Berkeley is your typical tourist. Lighthouses, lookouts, scenic drives and historic buildings inspire him to jump out of bed early on holidays and coax the lazy one to do the same with freshly brewed coffee. If you threw in a helicopter ride I don't think he'd know what to do with himself! Monday held the promise of a look out, with the hint of a cable car ride, and there was no way that the overcast sky was going to deter B from reaching Arthur's Seat where, on a clear day, you can see all the way to Melbourne. We wandered around on the hazy cloud covered mountaintop that is Arthur's Seat, discovered the cable car was closed for renovations, peered into the distance trying to find a cityscape, took some photos, read a bit about the traditional landowners who used the area as a meeting place and then discovered we had exhausted all that Arthur's Seat had to offer. We took one last look from the lookout and could just make out the coast below then jumped in the car in search of lunch. One scenic tourist drive later and we were perched with the magpies in the beer garden of the Flinders Hotel munching on a seafood platter. Flinders is a bit posh. Not as rich as other parts of the Peninsula, but wealthy just the same. So it should have been no surprise that we found a couple of Scanpans in the op shop after lunch, for $3 each.
Being a total tourist day a visit to the lighthouse was on the cards. Victorian Councils charge for everything they can put a meter on, so to park at the lighthouse you must pay and to visit the lighthouse you must pay again. However the scenic walk around the cliff where the view of the lighthouse is just as good is free. There were crazy people surfing in the rocky inlet below and the ocean was kicking up huge waves. Surprisingly quite a few people were wandering about on the walk and I wondered if anyone ever paid to get up close and personal with the lighthouse. Exhausted we went home and cooked our market bought veges in our new second-hand Scanpans and marveled at how great they are.

Tuesday 4th August 2009 -
Nepean Country Club is kind enough to provide all it's guests with a list of entertainment for the week when you arrive, so we booked in for the Poolside Cafe's $6 pancakes on Tuesday morning. Can you call pancakes entertainment? Kath and Kim were manning the counter when we arrived for our breakfast feast and the chance of getting soy milk was nonexistent. However the gym instructor "Tony" (if there is a stereotype for gym instructors Tony is it) cooked up a mean mountain of bright fluffy pancakes. The woman sitting across from us obviously had a bit of a crush on Tony, wearing her exercise lycra to breakfast, complete with pink headband, and trying hard to pretend the children at her table didn't really belong to her. I didn't have the heart to tell her that Tony's steroid use may have had a negative effect on his libido. We retired to a full day of eating, napping, reading and watching DVDs.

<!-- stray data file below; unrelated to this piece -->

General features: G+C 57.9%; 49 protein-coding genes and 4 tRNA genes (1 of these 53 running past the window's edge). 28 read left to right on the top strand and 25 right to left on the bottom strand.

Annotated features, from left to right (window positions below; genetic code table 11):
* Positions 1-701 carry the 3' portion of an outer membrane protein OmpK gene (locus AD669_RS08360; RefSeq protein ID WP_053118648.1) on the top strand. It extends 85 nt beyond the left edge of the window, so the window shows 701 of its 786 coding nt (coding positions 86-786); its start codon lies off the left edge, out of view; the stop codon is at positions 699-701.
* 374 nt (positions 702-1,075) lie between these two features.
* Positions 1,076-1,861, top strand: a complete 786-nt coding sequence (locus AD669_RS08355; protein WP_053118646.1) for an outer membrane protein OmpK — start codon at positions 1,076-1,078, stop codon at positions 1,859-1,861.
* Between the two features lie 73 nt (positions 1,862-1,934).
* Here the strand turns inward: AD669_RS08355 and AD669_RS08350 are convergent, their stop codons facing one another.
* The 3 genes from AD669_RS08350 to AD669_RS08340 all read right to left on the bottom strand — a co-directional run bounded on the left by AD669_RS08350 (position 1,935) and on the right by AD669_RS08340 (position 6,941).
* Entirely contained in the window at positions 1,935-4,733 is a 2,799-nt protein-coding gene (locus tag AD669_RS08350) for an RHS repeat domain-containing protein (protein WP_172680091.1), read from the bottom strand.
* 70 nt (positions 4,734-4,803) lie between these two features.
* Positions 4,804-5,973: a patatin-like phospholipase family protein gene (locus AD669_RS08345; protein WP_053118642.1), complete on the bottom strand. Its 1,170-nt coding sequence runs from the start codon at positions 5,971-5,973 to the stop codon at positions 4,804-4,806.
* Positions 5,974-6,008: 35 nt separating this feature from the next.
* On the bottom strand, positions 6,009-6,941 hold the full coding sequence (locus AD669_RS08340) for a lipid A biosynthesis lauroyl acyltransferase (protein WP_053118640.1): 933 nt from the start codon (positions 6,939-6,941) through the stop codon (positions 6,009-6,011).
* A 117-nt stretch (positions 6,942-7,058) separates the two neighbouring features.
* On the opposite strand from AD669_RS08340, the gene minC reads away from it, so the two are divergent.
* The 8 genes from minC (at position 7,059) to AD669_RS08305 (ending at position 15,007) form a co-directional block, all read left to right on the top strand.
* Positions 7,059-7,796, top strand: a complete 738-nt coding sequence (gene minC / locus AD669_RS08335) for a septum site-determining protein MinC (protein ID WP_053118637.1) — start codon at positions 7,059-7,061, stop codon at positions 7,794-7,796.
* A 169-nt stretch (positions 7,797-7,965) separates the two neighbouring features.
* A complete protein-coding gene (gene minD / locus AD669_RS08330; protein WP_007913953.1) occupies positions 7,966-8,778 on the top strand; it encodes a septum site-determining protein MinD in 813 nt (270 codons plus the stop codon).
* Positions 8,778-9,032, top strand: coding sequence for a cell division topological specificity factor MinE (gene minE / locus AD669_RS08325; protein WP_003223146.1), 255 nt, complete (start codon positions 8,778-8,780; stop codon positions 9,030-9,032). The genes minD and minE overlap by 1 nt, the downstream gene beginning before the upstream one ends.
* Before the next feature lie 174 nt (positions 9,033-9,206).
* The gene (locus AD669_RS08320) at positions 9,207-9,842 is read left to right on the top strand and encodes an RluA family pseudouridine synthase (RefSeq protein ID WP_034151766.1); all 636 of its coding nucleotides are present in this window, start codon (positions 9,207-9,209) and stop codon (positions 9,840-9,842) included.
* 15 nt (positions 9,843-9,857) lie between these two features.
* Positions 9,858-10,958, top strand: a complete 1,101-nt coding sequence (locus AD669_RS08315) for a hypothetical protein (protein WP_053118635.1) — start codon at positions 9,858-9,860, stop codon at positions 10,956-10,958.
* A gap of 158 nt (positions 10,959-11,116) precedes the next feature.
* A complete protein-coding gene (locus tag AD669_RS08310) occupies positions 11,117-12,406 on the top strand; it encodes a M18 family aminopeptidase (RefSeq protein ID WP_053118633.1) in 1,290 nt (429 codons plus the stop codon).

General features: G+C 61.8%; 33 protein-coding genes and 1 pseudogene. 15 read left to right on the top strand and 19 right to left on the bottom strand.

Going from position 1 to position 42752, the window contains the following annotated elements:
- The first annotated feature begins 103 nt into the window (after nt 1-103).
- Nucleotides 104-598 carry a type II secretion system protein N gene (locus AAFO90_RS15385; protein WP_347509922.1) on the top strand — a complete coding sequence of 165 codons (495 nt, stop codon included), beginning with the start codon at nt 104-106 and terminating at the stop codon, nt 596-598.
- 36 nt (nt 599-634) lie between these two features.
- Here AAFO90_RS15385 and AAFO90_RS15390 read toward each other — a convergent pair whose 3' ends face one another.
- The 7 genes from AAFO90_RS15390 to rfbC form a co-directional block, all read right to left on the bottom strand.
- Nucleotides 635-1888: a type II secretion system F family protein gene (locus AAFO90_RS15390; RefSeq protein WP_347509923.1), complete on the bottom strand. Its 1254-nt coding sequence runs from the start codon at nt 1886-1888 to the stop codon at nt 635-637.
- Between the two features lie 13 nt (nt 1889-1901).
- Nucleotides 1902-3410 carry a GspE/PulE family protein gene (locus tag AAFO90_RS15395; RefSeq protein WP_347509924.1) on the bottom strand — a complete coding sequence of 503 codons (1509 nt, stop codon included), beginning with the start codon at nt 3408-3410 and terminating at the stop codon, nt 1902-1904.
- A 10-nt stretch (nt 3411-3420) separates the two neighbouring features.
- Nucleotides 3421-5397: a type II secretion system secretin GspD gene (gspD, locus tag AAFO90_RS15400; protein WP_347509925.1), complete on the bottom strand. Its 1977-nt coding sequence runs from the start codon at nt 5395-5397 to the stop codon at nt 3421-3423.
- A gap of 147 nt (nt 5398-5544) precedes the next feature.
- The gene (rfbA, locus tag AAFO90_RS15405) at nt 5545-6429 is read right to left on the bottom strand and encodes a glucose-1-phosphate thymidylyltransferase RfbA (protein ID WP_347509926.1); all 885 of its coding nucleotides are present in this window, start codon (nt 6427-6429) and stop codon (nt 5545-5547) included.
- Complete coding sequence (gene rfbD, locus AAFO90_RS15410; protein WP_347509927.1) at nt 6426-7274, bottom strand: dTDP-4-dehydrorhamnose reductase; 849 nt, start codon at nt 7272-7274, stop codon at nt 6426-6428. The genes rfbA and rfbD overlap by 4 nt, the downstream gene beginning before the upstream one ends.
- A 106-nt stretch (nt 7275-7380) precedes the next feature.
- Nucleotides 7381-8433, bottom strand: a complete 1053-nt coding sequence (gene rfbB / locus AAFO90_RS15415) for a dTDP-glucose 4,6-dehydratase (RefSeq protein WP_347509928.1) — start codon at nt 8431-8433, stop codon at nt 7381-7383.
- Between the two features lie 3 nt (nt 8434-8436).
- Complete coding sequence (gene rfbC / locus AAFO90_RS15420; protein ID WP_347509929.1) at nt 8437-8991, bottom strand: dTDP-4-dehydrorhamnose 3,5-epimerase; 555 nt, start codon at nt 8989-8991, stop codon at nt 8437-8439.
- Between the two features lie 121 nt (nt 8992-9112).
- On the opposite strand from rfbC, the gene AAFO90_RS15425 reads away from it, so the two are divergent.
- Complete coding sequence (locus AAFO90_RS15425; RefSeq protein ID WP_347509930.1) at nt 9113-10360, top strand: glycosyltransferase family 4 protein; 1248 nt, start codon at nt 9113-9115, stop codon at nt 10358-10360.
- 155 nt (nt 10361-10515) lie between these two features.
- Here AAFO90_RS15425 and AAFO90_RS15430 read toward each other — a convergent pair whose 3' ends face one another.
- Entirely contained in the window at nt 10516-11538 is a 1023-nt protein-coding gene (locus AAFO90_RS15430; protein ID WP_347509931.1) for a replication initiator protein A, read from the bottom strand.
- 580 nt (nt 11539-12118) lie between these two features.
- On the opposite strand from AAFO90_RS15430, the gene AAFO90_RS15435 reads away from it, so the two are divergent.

Wednesday 5th August 2009 -
Given the choice between a spa treatment and a horse ride on the beach I'll choose the horse ride every time. So on Wednesday I arrived at Gunnamatta Trail Rides in Rye and got aquatinted with a lovely chestnut called Kaytain. We set off along the trail that was to take us to the beach, up and down over soft sandy dunes and through lush green farmland. There was a lot of walking and under the close instruction of our guides a bit of trotting till the group got the hang of the rising trot. Kaytain with his long gait had to settle for something between a walk and a trot for most of the ride but once we hit the sand and waves we were flying on a smooth and easy canter that was so much fun I laughed out loud. We rounded back again to the waiting group that weren't allowed to canter their horses because they hadn't mastered the rising trot, and Kaytain took a quick dip in the icy waters to cool his legs. I imagine if it was summer I would have ended up in there too, saddle and all. Back again we rode, with Kaytain periodically turning his head for me to scratch his nose, crossing roads, following trails and on into the stables where I had to coax my poor stiff legs over the saddle and down off the very tall back of Kaytain. I hit the ground with a thump, my legs almost gave way and I suddenly thought the spa treatment might have been a better option after all! Even though I found it difficult to sit down without pain in the following days the ride was definitely worth it.